Way back in the day, before the internet came along, shopping was a pretty straightforward affair!
You wandered down the high street having a browse of the local shops or took a trip to your nearest shopping centre.
Then the internet happened.
A few tech-savvy types started placing the odd orders online… but most of us were still shopping the regular way.
But gradually, the internet became a part of everyday life and we started to compare prices online and use physical shops more as showrooms before ordering online.
And now - now internet giants supply anything and everything you can think of, almost everyone has an online store and you can even purchase through Facebook!
So what does this mean for e-commerce, and specifically how does this affect when and what a consumer decides what to buy and where they decide to buy it from?
Traditionally, there is the purchase funnel - the top-down view of how a consumer starts as a lead that is nurtured through to purchase.
This may give you stages that a prospect ‘hits’ but it doesn’t tell you why - and the why is important as it is what sets you apart from your competition.
When a customer decides to purchase online there is now a multitude of information and a huge amount of searches, links, adverts, clicks (cold and retargeting) and choices involved.
Google calls this the ‘messy middle’ and has done some extensive research on this which you can read by following this link.
Today though, we’ll be covering 3 key things their research found about the ‘messy middle’ consideration stage.
1. Inspiration - searching for ‘ideas’
As part of their research, they analysed the behaviour of individuals as they carried out shopping tasks online. They found that there were two key stages within their ‘messy middle’ - exploring and evaluating.
Inspiration is part of the exploration stage, with the search volume for ‘ideas’ again steadily increasing over time. Inspiration typically occurs after a trigger - for example, needing to purchase a gift and searching for ‘birthday present ideas’.
Interestingly, the research also found that searches that contained ‘ideas’ rarely contained brand or retailer names alongside and is a good point to consider when looking at search terms and your chosen keywords when advertising on Google.
2. Best is BEST
Historically, when searching for products online consumers wanted to find the lowest price they could, with a high search volume for the term ‘cheap’.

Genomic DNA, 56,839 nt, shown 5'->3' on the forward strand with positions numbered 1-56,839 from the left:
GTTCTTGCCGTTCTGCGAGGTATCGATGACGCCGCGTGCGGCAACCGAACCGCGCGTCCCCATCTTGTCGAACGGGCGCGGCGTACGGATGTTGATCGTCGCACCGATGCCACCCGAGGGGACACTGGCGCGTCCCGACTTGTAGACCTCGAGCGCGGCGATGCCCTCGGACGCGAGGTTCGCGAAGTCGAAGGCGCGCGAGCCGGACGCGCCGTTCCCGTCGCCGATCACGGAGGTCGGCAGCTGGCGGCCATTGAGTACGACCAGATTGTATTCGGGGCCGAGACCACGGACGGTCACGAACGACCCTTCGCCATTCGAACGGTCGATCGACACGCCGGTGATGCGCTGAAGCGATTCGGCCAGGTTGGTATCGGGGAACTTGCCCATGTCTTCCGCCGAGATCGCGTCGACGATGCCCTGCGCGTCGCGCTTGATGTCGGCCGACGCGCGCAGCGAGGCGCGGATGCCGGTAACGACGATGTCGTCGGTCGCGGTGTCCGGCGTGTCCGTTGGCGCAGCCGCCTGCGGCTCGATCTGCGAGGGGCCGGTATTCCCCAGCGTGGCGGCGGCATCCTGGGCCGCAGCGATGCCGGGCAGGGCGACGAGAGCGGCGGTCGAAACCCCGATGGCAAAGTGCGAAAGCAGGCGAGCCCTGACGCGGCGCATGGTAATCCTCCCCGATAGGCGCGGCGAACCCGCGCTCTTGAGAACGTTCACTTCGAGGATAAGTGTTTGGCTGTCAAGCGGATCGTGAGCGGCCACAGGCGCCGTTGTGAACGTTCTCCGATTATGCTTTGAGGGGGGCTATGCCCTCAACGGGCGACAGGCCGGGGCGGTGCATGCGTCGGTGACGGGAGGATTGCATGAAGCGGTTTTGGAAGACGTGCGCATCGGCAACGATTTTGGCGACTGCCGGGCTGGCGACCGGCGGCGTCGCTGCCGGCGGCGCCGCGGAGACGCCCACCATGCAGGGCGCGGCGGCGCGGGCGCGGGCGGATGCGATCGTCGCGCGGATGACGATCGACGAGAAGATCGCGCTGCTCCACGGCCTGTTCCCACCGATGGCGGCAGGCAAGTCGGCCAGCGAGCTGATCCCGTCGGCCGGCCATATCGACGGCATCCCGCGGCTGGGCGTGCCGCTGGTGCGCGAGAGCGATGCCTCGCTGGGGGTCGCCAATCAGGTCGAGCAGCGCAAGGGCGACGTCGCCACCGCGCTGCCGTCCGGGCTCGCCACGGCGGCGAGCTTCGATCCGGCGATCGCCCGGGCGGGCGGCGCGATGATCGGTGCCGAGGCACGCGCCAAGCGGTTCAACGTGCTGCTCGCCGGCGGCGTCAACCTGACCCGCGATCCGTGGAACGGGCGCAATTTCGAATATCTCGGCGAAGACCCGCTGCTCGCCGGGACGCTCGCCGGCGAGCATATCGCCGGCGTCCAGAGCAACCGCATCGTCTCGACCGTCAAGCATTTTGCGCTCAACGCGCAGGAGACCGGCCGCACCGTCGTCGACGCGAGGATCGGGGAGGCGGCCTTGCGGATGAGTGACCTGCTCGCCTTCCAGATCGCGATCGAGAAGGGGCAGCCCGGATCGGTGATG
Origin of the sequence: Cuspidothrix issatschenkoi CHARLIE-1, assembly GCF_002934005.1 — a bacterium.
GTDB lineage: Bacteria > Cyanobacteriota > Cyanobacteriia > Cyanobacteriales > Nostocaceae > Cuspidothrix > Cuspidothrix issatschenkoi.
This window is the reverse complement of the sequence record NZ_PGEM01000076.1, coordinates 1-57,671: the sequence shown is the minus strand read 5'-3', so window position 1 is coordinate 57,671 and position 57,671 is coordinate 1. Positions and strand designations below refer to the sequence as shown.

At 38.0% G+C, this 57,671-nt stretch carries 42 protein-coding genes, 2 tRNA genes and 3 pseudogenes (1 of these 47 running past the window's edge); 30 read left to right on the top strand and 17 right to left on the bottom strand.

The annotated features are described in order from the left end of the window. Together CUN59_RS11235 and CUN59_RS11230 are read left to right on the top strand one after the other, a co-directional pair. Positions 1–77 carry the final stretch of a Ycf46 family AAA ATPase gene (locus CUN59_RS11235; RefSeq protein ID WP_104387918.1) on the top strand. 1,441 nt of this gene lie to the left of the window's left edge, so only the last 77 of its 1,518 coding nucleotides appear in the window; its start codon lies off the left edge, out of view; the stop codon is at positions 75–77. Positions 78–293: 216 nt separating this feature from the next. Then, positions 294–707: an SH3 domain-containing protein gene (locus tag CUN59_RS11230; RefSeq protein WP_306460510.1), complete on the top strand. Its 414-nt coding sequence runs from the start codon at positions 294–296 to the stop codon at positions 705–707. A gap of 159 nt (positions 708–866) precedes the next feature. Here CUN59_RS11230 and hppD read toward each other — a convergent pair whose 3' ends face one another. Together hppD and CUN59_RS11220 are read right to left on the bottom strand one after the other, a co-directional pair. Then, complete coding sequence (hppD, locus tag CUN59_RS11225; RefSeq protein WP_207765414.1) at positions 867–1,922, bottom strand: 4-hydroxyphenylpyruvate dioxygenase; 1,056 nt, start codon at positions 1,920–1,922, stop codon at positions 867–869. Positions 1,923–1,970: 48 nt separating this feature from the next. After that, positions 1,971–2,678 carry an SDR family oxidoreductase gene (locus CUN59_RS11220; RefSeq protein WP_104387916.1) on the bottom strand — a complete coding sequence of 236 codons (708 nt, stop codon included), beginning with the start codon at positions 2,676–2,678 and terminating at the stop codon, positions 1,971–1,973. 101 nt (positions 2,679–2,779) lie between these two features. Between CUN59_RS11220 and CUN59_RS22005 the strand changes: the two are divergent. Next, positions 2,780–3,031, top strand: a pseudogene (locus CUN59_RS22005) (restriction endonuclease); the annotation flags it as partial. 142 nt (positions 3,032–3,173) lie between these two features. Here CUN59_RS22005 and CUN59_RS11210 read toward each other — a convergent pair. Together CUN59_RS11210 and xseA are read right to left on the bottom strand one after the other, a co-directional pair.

Around 2010, there was a turning point where searches including ‘best’ increased and reached their highest volume in 2020.
While ‘cheap’ only refers to the price, ‘best’ can mean many things - it can refer to the quality, value or even popularity meaning that consumer searches have got more complex and suggest that instead of just looking at the price there is a whole range of criteria that individuals consider when shopping online.
For e-commerce businesses, whilst focusing above the fold on a product page is critical for conversions - this means the rest of the page (i.e. below the fold) is just as important for delivering all the information your potential customer requires.
One of the most effective elements you can use is social proof - not only does this confirm the popularity of the product, but it can convey quality and value too. For five suggestions on how to include this - click here.
3. Behaviour - can a consumer change their mind?
When exploring and evaluating, consumers visit many shopping touch points - which include the standard places such as search engines, social media, retailer and aggregator sites but also can include blogs, coupon/voucher sites and forums.
The key thing to note from this is that, whilst a consumer may have an idea of their chosen product at the start of the process, the shopping touch points can influence or even change their mind mid-search as the evaluation stage making an e-commerce businesses’ marketing, and in particular retargeting efforts, even more critical.
As an e-commerce business, it’s more important than ever before that you understand your customers and what they are thinking as they explore and evaluate your products.